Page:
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An island has two kinds of inhabitants, knights, who always tell the truth, and knaves, who always lie. You encounter two people $A$ and $B$. What are $A$ and $B$ if: $A$ says “$B$ is a knight” and $B$ says “The two of us are opposite types”?
1. $A$ is knight, $B$ is knight
2. $B$ is knight, $B$ is knave.
3. $A$ is knave, $B$ is knave.
4. $A$ is knave, $B$ is knight

Assume $A$ is knight then $B$ is also knight But now according to $B$, “The two of us are opposite types” should be true But it is Not true.
So, $A$ is knave, so, according to $A$ “$B$ is a knight”, should be a lie, so $B$ is knave.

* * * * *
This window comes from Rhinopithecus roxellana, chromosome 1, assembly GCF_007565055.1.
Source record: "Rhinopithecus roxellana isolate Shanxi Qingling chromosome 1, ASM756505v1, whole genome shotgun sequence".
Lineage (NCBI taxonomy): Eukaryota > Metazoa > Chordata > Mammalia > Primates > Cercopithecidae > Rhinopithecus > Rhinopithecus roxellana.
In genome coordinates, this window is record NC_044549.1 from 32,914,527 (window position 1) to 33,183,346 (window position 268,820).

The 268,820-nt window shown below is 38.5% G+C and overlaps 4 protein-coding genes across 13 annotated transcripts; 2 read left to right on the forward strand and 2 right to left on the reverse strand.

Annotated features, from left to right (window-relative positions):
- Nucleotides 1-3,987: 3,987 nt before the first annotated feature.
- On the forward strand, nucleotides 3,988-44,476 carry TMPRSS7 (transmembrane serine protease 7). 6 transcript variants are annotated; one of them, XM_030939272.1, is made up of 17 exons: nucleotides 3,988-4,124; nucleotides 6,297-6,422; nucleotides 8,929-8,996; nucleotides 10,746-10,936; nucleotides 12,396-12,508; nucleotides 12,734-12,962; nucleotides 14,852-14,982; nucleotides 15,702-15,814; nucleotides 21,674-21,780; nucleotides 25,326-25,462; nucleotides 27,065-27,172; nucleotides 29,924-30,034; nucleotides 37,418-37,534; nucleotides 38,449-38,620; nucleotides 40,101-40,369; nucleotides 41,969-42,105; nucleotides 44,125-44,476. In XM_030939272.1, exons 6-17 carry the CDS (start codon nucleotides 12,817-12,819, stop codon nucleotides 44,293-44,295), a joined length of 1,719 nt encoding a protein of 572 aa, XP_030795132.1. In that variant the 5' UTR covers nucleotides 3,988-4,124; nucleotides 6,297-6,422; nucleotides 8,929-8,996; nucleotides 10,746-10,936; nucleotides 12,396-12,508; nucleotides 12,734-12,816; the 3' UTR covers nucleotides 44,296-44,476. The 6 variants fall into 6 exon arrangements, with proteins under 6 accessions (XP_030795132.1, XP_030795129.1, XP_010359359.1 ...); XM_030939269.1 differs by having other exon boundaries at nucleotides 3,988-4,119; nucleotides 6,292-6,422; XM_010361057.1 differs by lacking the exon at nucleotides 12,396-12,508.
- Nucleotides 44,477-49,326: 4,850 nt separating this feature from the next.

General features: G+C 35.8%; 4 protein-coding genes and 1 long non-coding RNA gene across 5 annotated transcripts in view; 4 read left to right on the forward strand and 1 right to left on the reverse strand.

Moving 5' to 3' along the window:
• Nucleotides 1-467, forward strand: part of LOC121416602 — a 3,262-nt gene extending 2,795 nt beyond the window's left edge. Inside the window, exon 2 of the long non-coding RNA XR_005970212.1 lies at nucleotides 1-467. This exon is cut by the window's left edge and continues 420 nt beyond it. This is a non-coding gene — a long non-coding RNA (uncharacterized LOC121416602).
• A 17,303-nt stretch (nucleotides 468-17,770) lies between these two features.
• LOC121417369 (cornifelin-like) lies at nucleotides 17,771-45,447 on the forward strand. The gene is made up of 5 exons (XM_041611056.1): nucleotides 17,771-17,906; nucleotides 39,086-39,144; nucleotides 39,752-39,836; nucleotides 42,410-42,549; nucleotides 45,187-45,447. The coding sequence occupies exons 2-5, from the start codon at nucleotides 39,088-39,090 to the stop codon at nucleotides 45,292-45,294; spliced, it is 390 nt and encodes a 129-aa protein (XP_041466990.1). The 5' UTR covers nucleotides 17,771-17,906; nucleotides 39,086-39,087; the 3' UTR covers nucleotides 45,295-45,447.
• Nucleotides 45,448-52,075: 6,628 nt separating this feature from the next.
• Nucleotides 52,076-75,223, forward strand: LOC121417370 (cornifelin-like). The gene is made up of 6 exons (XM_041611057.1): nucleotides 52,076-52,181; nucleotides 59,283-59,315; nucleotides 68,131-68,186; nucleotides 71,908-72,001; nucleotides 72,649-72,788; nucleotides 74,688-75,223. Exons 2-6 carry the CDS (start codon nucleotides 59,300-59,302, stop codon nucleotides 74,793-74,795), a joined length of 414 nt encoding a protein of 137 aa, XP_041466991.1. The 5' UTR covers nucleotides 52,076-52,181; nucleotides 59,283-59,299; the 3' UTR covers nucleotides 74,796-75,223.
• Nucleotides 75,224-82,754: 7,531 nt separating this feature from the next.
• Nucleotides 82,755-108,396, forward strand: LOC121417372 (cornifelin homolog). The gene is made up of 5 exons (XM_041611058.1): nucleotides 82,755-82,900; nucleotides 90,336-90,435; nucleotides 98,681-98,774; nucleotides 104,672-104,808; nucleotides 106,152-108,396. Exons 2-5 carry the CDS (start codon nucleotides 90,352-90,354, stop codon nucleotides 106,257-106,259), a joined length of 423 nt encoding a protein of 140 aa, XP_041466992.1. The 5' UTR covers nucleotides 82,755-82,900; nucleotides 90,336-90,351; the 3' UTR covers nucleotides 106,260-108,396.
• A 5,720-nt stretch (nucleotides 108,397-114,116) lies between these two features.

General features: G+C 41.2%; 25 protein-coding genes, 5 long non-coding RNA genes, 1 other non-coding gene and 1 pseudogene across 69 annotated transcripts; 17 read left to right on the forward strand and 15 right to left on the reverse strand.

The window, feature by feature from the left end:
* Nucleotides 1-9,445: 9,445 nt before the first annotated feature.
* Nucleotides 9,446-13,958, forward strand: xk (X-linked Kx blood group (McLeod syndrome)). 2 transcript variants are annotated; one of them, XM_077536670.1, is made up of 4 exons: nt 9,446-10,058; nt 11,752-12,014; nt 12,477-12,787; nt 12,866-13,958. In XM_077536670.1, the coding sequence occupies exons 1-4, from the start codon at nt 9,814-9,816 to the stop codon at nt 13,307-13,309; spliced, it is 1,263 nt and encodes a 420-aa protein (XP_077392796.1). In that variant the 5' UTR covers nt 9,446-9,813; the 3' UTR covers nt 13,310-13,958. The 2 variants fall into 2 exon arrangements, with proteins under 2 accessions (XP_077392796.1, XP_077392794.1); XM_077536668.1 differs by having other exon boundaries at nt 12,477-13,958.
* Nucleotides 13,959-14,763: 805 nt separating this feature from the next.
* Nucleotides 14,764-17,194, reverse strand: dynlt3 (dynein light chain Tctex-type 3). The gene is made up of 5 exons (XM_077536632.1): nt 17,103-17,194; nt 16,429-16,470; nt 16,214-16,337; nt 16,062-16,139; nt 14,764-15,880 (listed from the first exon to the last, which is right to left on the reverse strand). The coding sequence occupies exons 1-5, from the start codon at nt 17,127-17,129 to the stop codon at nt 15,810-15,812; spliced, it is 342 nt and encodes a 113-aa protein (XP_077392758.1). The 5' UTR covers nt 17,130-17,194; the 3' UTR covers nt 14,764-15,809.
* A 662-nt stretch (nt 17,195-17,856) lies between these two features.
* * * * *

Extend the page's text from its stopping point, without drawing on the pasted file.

Knights : x : TRUE wala.

Knaves : y: FALSE wala.

A: “B is x”

B: “Opposite”

Option A :

A is x & B is x?

As A is x: which means he is true → B is x

As B is given/proven to be x → A must be y: CONTRADICTION: HENCE OPTION A IS FALSE

Option B :

A is x & B is y?

As A is x: which means he is true → B is x: CONTRADICTION: HENCE OPTION B is also FALSE

Option C :

A is y & B is y?

A is y → which means A is false → B is y

B is y → which means B is false → A is y

HENCE TRUE

@Deepak Poonia sir : Please confirm this.

@Udhay_Brahmi

It’s correct But making two cases is more efficient. Being efficient is also important.